Continuing to build on the prompts from your story a few weeks ago, it is likely that while writing about your strongest memories and the nature of your child self that you also recalled some painful memories - what I refer to as past hurts or emotional injuries.
Last week we looked at what your consistent character traits and behavior patterns may tell you about your nature as a person. This week, I ask you to examine the equally important painful memories, what they taught you, and how they may be showing up for you now, in the present.
It is human nature to move away from pain. As an organism we are programmed for survival, and mostly risk and pain averse as a result. When difficult, heavy, emotions and memories begin to surface, our most common reaction is to push them down, deny our pain, distract our minds, and place our attention elsewhere. Often, we believe that works.
Except it doesn't.
An experience coupled with emotion makes a lasting impact on the psyche, and unprocessed pain remains stuck in your mental, emotional, physical, and energetic body.
And so we must bravely inquire. I ask that you take a moment now, and consider the painful memories that you have noted. If you did not do the exercise, spend a few moments now and reflect on any experiences that come to mind in which you recall feeling hurt emotionally, and consider the following for each memory:
- What stands out to you about this memory?
- What emotions do you either remember feeling, or do you imagine you felt at the time?
- What do you feel now thinking about it?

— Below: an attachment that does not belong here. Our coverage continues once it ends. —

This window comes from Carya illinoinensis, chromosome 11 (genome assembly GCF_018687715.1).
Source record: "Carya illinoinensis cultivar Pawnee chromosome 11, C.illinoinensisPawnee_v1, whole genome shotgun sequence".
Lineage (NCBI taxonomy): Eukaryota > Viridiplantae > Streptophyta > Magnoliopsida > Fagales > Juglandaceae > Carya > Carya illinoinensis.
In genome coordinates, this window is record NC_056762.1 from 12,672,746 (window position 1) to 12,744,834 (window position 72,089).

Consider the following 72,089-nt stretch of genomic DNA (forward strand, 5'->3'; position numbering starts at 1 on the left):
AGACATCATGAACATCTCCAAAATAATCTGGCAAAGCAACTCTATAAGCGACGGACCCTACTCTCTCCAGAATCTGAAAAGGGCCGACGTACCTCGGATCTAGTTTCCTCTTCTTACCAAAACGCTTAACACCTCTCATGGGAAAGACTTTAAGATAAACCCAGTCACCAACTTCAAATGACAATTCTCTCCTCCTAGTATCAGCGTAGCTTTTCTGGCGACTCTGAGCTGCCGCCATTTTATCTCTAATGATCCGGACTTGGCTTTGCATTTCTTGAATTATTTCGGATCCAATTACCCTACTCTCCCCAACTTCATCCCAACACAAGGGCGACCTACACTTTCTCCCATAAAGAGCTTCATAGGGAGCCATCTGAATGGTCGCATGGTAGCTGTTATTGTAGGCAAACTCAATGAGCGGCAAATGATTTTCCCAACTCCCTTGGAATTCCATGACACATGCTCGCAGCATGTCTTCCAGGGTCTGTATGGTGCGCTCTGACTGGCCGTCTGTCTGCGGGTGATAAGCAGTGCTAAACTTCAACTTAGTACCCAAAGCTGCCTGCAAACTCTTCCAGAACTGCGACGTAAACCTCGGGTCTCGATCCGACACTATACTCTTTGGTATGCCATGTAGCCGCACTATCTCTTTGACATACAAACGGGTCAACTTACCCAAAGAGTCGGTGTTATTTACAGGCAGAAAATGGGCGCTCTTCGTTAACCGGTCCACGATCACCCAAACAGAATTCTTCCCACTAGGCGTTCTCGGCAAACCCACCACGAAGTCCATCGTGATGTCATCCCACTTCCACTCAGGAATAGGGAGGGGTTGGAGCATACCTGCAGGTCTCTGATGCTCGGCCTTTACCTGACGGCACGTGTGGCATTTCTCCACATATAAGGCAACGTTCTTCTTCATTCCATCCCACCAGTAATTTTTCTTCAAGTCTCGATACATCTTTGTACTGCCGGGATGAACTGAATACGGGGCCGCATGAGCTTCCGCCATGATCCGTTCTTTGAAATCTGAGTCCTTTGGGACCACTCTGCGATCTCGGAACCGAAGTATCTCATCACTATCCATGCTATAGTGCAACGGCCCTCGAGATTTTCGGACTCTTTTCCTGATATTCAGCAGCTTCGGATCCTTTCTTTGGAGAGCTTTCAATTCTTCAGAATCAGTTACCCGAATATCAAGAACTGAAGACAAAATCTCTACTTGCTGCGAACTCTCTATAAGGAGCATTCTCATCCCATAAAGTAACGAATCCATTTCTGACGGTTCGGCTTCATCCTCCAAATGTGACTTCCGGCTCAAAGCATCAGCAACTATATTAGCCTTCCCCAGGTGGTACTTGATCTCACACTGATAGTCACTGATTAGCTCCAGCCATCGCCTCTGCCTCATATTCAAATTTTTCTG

- What did this experience teach you that is not true?
- Do you notice this "lesson" coming up as a core belief that does not serve you in the present?
- If so, are you willing to let this belief go?
- Do you recognize any patterns in the painful memories you have listed throughout your life so far?
What did this experience teach you that is not true? I ask this because understanding the untrue lessons you were taught is the first step to unlearning them, and in the unlearning of false lessons you begin to return to your true nature.
If a woman recalls that as a young girl her father never showed her love or affection, this painful experience of not receiving what is needed from a parent could have taught her the untrue lesson that there is something wrong with her, or that she is undeserving of love and affection. As an adult, this same woman may hold a core belief, based on this early emotional injury, that she is not lovable. Though she may "forget" consciously, this painful memory, and the resulting core beliefs, become imprinted in her subconscious mind.
The subconscious mind is the primary source of human behavior.
As a result, unexplored past hurts can lead to unconscious behavior patterns that unintentionally recreate painful experiences.
And so we must lean into, examine, and honor the sources of our past hurts. In so doing we create increased conscious awareness around how they may be showing up in our present experiences, and give ourselves the gift of empowered choice and the opportunity to break undesired patterns to create change.
You can always expand on this inquiry with a trusted professional if that feels supportive.
There are no enemies inside. Look inward with love.